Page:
There’s Red Prince, which gets up to 6’ in height and width and bears red trumpet flowers in spring. This color of red is really striking, and the plant flowers profusely, as all weigelas tend to. Red Prince often will rebloom throughout the summer and into fall.

Or there’s Rumba Weigela with its pinkish/mauve flowers that last all summer long. It gets to be about 3-4’ tall.

Hedge Weigela florida RumbaWe also have my favorite, Java Red, which reaches only about 2’ tall and wide, maybe a few inches higher. The coffee-colored leaves make a striking contrast to the pink flowers.

Oh, and butterflies and hummingbirds love these flowers! Imagine a hedge covered with flowers, butterflies and hummingbirds all summer long!

Mock orange would make an excellent hedge plant. Not familiar with Mock Orange? It is so called because when it blooms the flowers smell like orange blossoms! This is one beautiful plant! It gets to be about 5 feet tall, but may reach as wide as 10’ – another plant where you practically have a hedge in one plant! It’s also native, so you know it will grow well here.

Hedge Philadelphus lewissii

You want something a little more unusual? How about Feather Reed Grass? This plant can certainly be used to form a botanical wall. This grass plant reaches a height of about 4′, but when it blooms the flower heads add another 2′ on top. You can plant these as a partial screen, or put them closer together to form an impenetrable wall!

Hedge Feather reed Grass

As far as grasses go, you can’t do better than Pampas Grass for a security hedge. These plants vary in size by variety, but even the smaller ones tend to reach at least 6′ in height, and some of the larger varieties can surpass 10′ or more! Each plant is dense, packed, and beautiful! The grass blades have a sharp edge to them that can scratch or even cut bare skin, so they provide excelled security as well.

hedge pampas grass

Blueberries make really nice hedges. They grow fairly dense foliage; have attractive flowers; there’s the fruit, of course; and then some beautiful fall colors. Most blueberry plants reach heights and spreads of between 4 and 8 feet. Also, blueberry plants produce more fruit when you have more than one variety, so a mixed blueberry hedge is an excellent option for killing multiple birds with a few stones!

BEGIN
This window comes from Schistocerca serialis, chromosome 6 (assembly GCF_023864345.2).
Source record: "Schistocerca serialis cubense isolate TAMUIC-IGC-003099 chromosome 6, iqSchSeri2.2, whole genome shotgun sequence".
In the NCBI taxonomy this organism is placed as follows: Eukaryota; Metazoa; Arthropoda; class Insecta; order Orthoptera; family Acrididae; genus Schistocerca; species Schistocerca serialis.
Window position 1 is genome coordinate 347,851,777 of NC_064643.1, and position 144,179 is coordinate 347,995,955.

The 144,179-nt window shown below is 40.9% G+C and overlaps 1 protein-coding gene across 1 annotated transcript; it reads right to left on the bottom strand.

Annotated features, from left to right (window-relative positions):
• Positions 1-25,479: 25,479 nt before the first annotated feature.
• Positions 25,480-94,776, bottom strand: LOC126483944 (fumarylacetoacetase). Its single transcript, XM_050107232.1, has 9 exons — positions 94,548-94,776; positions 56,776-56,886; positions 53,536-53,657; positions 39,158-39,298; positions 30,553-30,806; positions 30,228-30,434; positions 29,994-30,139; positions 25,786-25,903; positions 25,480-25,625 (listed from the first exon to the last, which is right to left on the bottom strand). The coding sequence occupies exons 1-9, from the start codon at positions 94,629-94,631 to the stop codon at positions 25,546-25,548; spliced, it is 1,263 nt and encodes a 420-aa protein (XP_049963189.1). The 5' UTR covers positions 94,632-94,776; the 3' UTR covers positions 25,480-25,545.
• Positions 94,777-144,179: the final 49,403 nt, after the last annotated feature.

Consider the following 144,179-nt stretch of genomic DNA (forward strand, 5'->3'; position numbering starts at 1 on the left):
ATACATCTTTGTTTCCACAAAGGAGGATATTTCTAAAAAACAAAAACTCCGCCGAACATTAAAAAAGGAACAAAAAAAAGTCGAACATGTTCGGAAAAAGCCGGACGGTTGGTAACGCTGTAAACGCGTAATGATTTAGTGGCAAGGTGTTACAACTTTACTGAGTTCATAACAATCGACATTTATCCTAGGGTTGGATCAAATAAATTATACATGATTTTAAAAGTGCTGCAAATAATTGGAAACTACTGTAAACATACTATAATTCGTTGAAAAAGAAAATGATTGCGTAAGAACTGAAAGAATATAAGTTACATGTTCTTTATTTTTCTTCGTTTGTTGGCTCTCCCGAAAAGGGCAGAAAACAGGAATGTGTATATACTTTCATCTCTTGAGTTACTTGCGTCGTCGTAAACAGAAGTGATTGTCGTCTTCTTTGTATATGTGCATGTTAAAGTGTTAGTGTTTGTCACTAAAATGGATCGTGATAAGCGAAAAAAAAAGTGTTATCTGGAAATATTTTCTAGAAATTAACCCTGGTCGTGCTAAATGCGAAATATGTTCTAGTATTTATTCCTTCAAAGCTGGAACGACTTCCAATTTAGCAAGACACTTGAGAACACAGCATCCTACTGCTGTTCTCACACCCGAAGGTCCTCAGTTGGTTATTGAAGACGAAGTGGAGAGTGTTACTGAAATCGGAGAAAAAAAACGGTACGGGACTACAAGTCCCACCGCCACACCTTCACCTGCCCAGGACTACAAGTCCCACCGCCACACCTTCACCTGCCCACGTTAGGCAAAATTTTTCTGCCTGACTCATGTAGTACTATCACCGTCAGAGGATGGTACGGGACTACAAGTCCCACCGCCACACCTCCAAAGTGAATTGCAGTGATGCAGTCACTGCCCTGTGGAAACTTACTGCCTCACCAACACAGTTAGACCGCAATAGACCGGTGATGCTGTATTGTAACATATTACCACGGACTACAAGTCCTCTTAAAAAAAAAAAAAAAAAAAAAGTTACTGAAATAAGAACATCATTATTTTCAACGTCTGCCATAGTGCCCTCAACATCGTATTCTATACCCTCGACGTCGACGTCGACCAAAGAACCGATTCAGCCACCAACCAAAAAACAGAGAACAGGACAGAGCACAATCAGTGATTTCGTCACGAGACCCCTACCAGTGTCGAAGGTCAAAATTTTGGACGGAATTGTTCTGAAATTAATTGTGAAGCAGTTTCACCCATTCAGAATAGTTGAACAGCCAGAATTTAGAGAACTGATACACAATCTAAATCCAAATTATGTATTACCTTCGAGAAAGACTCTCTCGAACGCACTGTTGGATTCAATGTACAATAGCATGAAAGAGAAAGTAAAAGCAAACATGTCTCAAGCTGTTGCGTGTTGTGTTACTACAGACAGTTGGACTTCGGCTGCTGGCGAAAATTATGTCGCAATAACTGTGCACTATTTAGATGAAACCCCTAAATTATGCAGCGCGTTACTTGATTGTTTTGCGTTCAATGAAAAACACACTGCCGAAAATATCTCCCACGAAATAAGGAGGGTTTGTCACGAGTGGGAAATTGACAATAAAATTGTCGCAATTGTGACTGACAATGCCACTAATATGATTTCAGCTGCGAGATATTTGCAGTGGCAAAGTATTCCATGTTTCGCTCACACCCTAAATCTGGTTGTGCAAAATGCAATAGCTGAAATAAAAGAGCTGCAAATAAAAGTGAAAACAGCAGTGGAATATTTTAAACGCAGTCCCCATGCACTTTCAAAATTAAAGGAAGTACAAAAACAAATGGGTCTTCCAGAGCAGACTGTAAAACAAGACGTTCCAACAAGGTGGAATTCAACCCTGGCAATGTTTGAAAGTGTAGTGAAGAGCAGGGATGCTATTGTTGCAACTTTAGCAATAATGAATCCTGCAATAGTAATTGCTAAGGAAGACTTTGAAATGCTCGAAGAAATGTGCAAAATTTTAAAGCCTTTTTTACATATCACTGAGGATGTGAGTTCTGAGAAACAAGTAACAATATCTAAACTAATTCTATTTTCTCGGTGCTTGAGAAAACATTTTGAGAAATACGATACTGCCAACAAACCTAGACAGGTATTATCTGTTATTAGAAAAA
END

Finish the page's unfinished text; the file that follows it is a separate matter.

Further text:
When you start to consider plants other than evergreen types, a whole world of hedging possibilities opens!

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Pruning Fruit Trees

Fruit Tree Open CenterYou might be surprised to hear that early spring is the ideal time to prune your fruit trees. I mean, haven’t we always been told that winter is the best pruning season?

Well, yes, if you need to do some hardcore, renovative pruning, that’s true. Winter is when plants are dormant. It’s like they’re under a natural anesthesia, so they can handle invasive surgery better. So if you have a shrub that is way out of control and you feel like you just need to cut it down to the ground and start over, then, yes, winter is the time to do it.

However, if your goal is to train your plants and spur them on to greater things, the pruning should be done while the plant is awake. The timing varies from plant to plant, but for most fruit trees March-April is the perfect time to do it.

During the early spring our fruit trees are just gearing up for their big explosion of growth. First the tree stores up the energy it needs and “makes decisions” about where to direct that energy. It is during this time you want to do some pruning. The tree will then direct its energy appropriately, based on the effects of your pruning. This is when fruit trees are best able to respond to the pruning and make positive adjustments.

Every type of fruit tree is different, and they each have their own preferences for ideal pruning. However, there are some basic principles that apply to all fruit tree pruning.

Basic Principles of Fruit Tree Pruning

Prune towards the goal. If your goal is flowers and branches you may not want to do much pruning. However, if your goal is to encourage good fruit, pruning is essential. Continue reading

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Harry Lauder’s Walking Stick

Harry Lauder’s Walking Stick is a plant lover’s plant. It is one of the most unusual plants you will ever see. It captures peoples’ attention from the first time they see it. If you have one in your yard, your neighbors will probably be asking you about it before long.

Botanically known as Corylus Avellana Contorta, and contorta tells the tale. Other common names include ‘Contorted Filbert’, ‘Contorted Hazel’ or ‘Corkscrew Hazel’.

Although technically it belongs to the hazelnut genus (corylus), it doesn’t produce nuts. Apparently it’s nutty enough in its growth habit! It is considered an ornamental shrub and it is highly valued for its ornamental appeal.

HLWS grows to 8-10 feet tallThe branches, as the name suggests grow in heavily spiraled and twisted forms. It is truly a wonderful plant! There are other ‘contorted’ plants, but Harry Lauders really takes it to a whole new level. Continue reading

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35 Things You Can Do in Your Garden This Winter